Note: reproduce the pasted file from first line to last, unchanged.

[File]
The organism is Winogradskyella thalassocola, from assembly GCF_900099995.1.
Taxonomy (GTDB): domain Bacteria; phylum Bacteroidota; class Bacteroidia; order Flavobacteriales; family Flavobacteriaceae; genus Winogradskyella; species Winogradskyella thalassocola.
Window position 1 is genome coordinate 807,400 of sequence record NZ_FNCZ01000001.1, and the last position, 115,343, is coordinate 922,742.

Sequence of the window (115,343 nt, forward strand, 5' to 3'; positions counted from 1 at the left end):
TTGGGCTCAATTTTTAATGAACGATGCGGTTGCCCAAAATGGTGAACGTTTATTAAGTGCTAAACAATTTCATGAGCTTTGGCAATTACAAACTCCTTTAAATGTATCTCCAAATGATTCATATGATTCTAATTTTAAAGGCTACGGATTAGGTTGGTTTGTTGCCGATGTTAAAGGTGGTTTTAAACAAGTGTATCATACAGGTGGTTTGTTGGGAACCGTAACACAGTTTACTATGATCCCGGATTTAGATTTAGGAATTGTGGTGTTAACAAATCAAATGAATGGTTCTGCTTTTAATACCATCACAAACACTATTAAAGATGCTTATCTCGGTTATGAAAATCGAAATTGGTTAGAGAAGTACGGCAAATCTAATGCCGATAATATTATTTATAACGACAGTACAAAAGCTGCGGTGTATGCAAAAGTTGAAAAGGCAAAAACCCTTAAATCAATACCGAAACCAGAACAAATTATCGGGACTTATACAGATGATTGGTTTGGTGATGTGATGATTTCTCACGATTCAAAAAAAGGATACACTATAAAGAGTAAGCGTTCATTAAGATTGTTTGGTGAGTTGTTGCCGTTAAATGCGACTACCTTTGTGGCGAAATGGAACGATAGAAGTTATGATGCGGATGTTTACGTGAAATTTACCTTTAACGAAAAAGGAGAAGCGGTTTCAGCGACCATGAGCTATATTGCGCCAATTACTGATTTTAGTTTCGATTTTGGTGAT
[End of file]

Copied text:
The organism is Winogradskyella thalassocola, from assembly GCF_900099995.1.
Taxonomy (GTDB): domain Bacteria; phylum Bacteroidota; class Bacteroidia; order Flavobacteriales; family Flavobacteriaceae; genus Winogradskyella; species Winogradskyella thalassocola.
Window position 1 is genome coordinate 807,400 of sequence record NZ_FNCZ01000001.1, and the last position, 115,343, is coordinate 922,742.

Sequence of the window (115,343 nt, forward strand, 5' to 3'; positions counted from 1 at the left end):
TTGGGCTCAATTTTTAATGAACGATGCGGTTGCCCAAAATGGTGAACGTTTATTAAGTGCTAAACAATTTCATGAGCTTTGGCAATTACAAACTCCTTTAAATGTATCTCCAAATGATTCATATGATTCTAATTTTAAAGGCTACGGATTAGGTTGGTTTGTTGCCGATGTTAAAGGTGGTTTTAAACAAGTGTATCATACAGGTGGTTTGTTGGGAACCGTAACACAGTTTACTATGATCCCGGATTTAGATTTAGGAATTGTGGTGTTAACAAATCAAATGAATGGTTCTGCTTTTAATACCATCACAAACACTATTAAAGATGCTTATCTCGGTTATGAAAATCGAAATTGGTTAGAGAAGTACGGCAAATCTAATGCCGATAATATTATTTATAACGACAGTACAAAAGCTGCGGTGTATGCAAAAGTTGAAAAGGCAAAAACCCTTAAATCAATACCGAAACCAGAACAAATTATCGGGACTTATACAGATGATTGGTTTGGTGATGTGATGATTTCTCACGATTCAAAAAAAGGATACACTATAAAGAGTAAGCGTTCATTAAGATTGTTTGGTGAGTTGTTGCCGTTAAATGCGACTACCTTTGTGGCGAAATGGAACGATAGAAGTTATGATGCGGATGTTTACGTGAAATTTACCTTTAACGAAAAAGGAGAAGCGGTTTCAGCGACCATGAGCTATATTGCGCCAATTACTGATTTTAGTTTCGATTTTGGTGAT